Kindergarten “redshirting,” when parents keep a child eligible to start kindergarten out of school for an extra year, is not as prevalent as previously believed, a new study suggests. On average, only 4 percent to 5 percent of children start kindergarten a year late, according to the study by¬†Daphna Bassok of the University of Virginia and Sean Reardon of Stanford University.

The term “redshirting” originally comes from the practice of keeping a freshman athlete out of intercollegiate sports for a year to give him or her an extra year of NCAA eligibility. It’s not thought that many parents hold their children out of kindergarten for athletic advantage, but to give him or her more time to “mature.” However, the study found that most children who were held back might not really need the extra year. They were not likely to have lower math or reading scores or to be notably behind in social skills.

“Redshirting” is most common for white boys from high-income families, the study found. Nearly 6 percent of white children are “redshirted,” while less than 1 percent of black children are. This finding is in keeping with anecdotal evidence from transitional kindergarten program leaders in Long Beach, who told EdSource that middle class parents were the first to ask for, and the most enthusiastic about the advent of, the in-between year of school for children who weren’t quite ready for kindergarten, or who hadn’t turned 5 by the registration deadline. In fact, in low-income neighborhoods in Long Beach, teachers have reported having some trouble convincing parents that transitional kindergarten is a good idea.

“Our lower-income families tend to see it more as holding their kids back,” said Kris Damon, a teacher coach and the founder of the transitional kindergarten program in Long Beach Unified School District.

Bassok has called out the popular press for overreporting “redshirting.” The New York Times has published several stories and impassioned opinion pieces on the matter in the last few years.


Filed under: Early Learning, Quick Hits, Transitional Kindergarten

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  1. w w says:

    Don’t do this. You don’t know what the future holds. My nephew was very bright, eager to learn. Sister missed deadlines to put him in private/public schools. Already year late.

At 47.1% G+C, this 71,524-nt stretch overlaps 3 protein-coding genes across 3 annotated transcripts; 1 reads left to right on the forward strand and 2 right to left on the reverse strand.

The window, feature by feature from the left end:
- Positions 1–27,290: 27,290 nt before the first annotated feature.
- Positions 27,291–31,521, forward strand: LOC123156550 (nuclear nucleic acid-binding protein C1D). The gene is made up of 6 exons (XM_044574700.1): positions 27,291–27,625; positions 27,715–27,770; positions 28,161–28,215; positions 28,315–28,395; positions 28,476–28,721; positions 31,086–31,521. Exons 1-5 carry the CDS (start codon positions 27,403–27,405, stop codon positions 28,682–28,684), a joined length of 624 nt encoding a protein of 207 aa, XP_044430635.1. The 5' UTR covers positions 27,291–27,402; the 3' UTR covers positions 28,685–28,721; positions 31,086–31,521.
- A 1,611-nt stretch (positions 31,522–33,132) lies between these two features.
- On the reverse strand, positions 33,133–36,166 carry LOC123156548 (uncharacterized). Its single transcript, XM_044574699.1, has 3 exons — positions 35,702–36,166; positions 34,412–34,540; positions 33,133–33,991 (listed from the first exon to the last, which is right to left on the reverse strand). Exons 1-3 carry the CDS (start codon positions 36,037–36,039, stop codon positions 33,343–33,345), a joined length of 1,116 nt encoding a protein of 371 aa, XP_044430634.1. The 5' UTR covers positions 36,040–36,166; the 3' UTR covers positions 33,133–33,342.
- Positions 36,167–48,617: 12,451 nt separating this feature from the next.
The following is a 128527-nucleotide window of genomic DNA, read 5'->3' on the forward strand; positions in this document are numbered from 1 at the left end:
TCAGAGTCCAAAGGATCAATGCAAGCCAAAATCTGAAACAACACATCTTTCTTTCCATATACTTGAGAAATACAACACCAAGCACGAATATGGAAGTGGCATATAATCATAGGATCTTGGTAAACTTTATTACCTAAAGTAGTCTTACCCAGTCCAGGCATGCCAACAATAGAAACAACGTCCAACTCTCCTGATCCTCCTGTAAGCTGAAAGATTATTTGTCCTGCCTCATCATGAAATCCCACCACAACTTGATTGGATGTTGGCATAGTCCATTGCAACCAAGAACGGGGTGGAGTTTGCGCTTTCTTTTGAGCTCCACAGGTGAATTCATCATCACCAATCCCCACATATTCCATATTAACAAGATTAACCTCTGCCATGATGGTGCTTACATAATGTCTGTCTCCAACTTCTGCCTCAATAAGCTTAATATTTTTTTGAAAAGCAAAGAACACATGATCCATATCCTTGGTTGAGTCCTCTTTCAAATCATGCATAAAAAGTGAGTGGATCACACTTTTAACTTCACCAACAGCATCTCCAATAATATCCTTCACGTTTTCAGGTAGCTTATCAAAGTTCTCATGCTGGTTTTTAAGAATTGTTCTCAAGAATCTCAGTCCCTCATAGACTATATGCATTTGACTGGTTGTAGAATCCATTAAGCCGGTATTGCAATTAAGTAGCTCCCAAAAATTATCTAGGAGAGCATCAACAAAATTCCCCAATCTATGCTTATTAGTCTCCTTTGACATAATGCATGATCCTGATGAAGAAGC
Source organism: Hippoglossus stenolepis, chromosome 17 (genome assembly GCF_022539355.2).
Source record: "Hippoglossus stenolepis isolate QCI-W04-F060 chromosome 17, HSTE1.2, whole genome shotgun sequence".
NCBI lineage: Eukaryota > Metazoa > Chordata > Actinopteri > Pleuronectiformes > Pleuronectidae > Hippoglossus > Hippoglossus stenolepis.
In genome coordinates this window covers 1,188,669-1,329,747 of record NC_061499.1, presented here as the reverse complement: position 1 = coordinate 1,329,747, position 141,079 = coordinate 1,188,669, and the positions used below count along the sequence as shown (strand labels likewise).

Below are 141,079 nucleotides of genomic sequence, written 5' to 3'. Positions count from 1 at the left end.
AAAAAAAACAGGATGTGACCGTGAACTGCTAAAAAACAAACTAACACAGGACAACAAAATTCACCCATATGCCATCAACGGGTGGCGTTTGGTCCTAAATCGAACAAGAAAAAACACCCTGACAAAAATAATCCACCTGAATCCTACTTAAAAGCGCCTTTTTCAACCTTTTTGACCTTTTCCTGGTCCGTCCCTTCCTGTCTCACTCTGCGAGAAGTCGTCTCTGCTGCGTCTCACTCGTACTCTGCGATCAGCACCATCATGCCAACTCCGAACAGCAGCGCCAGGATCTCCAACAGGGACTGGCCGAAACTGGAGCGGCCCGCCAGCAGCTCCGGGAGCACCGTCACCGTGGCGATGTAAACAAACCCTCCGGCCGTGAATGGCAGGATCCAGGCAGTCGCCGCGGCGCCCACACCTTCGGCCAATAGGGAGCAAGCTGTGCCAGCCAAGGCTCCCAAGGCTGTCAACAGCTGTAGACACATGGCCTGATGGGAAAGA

Middle of 8th grade, moved across country, didn’t meet standards and held back. 10th grade, moved back, held back again. Had to fake age and residency to get a school to accept him as an over-age senior. Summer schools weren’t enough, he was denied graduation and now has to pay for GED at 20.
    Please prioritize education enough to keep kids on their normal age and grade track.

  2. el says:

    My sense is that ‘redshirting’ varies a lot community to community. Higher income families who have childcare/preschool options that they like are much more likely to do it than lower income families do. Amongst my urban friends it seems pretty widespread. In my rural neighborhood, it’s almost unheard of; a more common case is just to send the kid through kindergarten twice if that seems appropriate. The teachers have done a good job of making that safe/cool/OK socially.

    My daughter’s class has quite a few kids in what is going to eventually be transitional kindergarten; several of these youngest kids happened to be the most advanced academically.

    So it doesn’t surprise me that nationwide the number is very low, but I suspect there are urban pockets where the percentage is quite a bit higher.

  3. SoCal Teacher says:

    Ask a 6th grade teacher why more children (especially boys) should be redshirted.